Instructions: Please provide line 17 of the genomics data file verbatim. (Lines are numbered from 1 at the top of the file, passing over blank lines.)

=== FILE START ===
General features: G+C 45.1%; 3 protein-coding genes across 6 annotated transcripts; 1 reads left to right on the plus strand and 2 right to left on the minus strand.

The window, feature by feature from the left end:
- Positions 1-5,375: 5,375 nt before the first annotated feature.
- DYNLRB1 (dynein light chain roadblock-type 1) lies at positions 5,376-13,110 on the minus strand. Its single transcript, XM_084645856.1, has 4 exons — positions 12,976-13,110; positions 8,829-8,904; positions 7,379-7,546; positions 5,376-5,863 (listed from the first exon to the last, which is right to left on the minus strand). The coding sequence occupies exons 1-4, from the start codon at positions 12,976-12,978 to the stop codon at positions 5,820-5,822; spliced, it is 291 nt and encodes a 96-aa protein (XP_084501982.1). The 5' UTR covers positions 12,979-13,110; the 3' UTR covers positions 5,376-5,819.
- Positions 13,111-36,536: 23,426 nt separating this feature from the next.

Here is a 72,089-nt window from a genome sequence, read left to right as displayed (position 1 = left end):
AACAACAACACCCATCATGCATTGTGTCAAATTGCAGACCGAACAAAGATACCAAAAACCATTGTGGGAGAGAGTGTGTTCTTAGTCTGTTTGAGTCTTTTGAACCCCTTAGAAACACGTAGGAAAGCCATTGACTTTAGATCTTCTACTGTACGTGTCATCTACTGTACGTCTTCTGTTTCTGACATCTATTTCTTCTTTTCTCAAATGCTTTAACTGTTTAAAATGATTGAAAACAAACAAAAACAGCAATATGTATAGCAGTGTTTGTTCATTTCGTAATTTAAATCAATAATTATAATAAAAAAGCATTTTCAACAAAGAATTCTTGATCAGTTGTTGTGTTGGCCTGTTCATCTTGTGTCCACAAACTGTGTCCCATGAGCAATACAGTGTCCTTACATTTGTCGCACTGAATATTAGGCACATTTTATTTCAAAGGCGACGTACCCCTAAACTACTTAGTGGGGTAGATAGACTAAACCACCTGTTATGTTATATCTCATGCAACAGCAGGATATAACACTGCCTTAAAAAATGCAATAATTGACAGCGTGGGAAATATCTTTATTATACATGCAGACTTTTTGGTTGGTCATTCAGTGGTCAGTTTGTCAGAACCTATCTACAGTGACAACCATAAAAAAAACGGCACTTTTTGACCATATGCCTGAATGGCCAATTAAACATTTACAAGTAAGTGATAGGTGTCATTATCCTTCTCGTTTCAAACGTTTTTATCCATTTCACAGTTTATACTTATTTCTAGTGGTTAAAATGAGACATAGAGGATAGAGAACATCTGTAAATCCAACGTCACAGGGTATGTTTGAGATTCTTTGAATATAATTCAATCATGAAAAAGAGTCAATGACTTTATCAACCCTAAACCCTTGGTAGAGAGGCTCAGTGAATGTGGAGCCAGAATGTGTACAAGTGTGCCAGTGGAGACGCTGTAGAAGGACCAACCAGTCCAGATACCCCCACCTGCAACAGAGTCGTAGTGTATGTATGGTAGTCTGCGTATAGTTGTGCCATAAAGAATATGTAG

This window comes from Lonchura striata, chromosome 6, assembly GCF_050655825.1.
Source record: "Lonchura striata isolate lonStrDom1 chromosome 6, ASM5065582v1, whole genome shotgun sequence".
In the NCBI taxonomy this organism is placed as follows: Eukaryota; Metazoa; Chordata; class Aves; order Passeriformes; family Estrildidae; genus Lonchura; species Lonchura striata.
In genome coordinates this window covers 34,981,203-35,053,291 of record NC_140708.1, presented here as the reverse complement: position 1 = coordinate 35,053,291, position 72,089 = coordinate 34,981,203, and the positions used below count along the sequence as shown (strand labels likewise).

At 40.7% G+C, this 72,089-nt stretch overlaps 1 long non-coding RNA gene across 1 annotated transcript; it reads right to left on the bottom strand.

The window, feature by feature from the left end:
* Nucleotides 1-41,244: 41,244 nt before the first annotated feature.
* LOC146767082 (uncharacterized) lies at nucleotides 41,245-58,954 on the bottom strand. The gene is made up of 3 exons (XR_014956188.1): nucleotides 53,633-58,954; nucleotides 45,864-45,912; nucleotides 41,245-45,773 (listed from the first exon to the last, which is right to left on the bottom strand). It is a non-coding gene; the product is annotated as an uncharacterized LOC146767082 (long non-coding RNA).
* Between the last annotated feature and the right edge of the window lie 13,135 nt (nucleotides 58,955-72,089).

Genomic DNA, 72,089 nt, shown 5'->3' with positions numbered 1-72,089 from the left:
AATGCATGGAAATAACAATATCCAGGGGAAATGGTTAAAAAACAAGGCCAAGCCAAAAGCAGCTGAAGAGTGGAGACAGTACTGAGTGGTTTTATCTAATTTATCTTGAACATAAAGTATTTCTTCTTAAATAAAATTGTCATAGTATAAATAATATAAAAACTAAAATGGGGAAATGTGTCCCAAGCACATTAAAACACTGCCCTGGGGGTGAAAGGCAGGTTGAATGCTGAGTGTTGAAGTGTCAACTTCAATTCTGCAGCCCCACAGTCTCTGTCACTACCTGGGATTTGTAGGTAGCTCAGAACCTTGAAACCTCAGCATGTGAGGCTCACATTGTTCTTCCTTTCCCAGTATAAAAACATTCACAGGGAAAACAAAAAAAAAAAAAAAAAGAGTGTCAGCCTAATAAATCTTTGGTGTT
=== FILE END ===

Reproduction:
Genomic DNA, 72,089 nt, shown 5'->3' with positions numbered 1-72,089 from the left: